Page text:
Parental Concerns about Treatment
Apart from the total number of hours of intervention a child receives, parents often worry about how much of each type of intervention their child receives.
For example, if the Speech Language Pathologist (SLP) is only seeing their child three times per week, many parents will feel their child is not getting enough communication intervention. This may be true, but it is not necessarily so. What really matters is not how many hours a particular therapist spends with your child, but the more important questions to consider are:
What does the therapist do while with your child?
- Are the goals functional and easily related to real-world activities?
- Are the methods evidence based?
- Is progress regularly tracked so changes can be made if the program isn’t working and new goals targeted as the child progresses?
- Can the therapist manage your child’s behavior so that most of the time is spent on learning and practicing new skills and not managing behavior?
- Does the therapist provide the family with a small, doable set of activities to carry over therapy activities at home, with periodic progress reports (outside of formal meetings) and opportunities to discuss questions and concerns?
It’s very important to remember that most recommendations about treatment hours for children with special needs will usually refer to behavioural and developmental interventions with therapists.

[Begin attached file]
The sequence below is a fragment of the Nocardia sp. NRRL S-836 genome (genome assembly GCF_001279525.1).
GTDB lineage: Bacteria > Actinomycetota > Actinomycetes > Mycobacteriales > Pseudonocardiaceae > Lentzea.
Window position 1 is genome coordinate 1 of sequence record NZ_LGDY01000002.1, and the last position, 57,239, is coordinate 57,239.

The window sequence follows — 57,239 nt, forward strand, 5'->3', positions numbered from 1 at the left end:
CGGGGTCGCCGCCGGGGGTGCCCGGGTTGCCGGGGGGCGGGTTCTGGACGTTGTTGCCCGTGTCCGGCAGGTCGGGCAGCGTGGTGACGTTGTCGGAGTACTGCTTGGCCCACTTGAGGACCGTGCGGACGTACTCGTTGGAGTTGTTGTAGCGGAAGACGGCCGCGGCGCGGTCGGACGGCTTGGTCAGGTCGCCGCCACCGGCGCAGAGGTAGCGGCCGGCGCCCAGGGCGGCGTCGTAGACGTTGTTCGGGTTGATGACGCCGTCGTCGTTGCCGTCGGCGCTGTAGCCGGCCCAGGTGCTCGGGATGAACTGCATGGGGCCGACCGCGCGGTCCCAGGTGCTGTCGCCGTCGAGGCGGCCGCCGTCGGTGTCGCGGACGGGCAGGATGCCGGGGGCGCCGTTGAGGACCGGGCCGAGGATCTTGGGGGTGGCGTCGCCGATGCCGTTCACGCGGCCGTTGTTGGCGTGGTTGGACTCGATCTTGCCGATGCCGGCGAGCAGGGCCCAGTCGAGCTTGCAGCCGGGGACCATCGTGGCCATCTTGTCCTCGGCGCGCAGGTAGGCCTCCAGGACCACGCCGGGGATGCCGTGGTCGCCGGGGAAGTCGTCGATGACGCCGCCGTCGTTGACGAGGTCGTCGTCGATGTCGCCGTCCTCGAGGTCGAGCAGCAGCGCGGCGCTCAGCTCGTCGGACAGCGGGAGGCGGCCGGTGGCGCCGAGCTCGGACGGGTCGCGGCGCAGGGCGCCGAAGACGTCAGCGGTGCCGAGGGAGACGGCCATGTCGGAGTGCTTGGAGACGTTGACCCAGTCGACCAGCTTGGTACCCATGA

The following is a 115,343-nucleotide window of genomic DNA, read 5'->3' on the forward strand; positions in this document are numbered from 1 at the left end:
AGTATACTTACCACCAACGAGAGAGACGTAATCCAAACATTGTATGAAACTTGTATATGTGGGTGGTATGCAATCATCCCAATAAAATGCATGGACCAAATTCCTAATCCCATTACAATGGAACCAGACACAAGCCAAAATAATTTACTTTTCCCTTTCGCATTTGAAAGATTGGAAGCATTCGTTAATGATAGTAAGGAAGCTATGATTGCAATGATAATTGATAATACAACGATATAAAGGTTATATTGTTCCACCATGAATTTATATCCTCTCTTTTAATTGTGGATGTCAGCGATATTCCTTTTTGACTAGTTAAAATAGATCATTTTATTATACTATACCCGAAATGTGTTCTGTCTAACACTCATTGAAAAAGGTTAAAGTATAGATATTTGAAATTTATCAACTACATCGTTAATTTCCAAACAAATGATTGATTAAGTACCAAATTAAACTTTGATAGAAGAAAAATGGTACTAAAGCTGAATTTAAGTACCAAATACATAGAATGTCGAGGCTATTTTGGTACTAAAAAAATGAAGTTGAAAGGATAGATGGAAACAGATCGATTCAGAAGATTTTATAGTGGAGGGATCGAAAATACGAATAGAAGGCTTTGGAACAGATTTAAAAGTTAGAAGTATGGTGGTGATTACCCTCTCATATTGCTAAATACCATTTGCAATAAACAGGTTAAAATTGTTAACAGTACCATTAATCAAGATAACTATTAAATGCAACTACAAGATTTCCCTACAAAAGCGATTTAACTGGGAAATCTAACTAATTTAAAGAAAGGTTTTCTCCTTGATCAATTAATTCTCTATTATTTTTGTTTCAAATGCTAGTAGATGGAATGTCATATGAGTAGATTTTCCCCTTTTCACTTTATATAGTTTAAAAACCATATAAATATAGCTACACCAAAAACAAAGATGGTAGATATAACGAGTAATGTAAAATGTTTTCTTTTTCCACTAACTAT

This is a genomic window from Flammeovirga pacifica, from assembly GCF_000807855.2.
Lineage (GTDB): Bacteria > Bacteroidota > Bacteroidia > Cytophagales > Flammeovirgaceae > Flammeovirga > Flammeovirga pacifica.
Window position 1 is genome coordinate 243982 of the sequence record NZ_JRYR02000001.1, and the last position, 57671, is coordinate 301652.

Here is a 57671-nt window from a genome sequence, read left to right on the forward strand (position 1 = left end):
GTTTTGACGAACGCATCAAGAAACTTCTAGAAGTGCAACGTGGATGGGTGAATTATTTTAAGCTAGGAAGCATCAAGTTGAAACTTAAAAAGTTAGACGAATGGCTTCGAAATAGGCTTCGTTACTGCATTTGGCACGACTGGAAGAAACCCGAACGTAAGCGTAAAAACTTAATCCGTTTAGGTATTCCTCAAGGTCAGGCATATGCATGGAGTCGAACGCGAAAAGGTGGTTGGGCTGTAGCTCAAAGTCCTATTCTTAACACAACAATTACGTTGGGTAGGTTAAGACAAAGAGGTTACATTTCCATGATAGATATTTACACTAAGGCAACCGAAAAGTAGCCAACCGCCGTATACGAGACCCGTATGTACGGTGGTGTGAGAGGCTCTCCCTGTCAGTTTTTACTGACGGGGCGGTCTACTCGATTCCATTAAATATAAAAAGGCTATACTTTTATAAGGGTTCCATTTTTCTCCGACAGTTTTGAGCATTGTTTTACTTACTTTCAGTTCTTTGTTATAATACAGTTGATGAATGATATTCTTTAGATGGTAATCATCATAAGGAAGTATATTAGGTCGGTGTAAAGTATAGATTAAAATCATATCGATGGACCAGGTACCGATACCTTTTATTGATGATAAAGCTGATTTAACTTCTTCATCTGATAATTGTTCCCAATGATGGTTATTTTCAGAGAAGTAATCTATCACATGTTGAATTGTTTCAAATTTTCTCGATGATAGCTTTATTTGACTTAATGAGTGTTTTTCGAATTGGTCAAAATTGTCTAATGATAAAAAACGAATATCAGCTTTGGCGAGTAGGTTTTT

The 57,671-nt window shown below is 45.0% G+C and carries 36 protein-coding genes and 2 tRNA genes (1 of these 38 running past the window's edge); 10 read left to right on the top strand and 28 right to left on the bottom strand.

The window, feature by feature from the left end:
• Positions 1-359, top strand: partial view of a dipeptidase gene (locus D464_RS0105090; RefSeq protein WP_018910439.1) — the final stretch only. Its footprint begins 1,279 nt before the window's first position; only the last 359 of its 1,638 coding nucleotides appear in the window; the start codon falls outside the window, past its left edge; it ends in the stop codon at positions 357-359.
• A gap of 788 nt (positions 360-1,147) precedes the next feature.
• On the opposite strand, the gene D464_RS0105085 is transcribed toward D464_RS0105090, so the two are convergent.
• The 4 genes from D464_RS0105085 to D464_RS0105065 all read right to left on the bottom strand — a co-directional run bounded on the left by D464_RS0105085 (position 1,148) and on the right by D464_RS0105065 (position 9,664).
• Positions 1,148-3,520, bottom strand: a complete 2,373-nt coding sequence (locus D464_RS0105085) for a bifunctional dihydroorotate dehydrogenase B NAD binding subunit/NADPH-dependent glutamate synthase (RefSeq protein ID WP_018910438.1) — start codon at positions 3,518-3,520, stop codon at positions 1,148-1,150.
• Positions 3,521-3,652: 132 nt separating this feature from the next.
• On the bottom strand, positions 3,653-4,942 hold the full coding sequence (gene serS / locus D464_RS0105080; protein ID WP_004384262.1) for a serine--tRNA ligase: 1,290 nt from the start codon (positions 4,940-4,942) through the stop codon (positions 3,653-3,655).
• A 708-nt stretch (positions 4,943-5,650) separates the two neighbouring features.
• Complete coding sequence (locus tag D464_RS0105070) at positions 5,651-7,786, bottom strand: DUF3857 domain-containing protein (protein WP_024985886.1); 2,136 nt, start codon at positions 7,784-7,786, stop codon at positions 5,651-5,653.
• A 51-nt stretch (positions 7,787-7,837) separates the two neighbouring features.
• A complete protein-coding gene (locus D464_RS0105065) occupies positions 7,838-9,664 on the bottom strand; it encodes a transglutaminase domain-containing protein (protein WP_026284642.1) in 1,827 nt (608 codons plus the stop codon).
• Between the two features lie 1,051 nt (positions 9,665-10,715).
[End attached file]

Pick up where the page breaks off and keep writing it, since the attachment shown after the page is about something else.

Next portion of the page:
However, it’s equally important to remember that the time you, as parents or caregivers, spend with your special needs child is an opportunity to teach new skills and a chance to reinforce all of the formal learning and therapy they receive.
Obviously, collaborating with therapists and teachers will greatly help children with special needs learn more effectively. As a parent or caregiver of a special child, you should consult with therapists and teachers regularly to ask how you can support and reinforce the way they are teaching your child.
Thanks for tackling such a complex issue, Dr. Fahim! I have found this is a very common concern for families as they navigate the world of special education. I am going to pass this along for sure!!
As I read your questions for families to consider consider OTHER than the # of direct services provided, one other suggestion popped into my head—>How intensely is the therapist collaborating with other members of the child’s multidisciplinary team? This is another way to extend effective approaches, strategies, techniques etc. beyond the therapy session. It also provides the therapist with a more comprehensive perspective on how the child is doing across different settings. When I felt limited within a certain mandate of direct services for a child, I tried to funnel my energy into this type of collaboration as much as possible.
Thank you again for this valuable resource. Such thoughtful, practical guidance for families!!
Thank you so much for the positive feedback and for emphasizing the importance of a collaborative professional approach in the treatment and planning.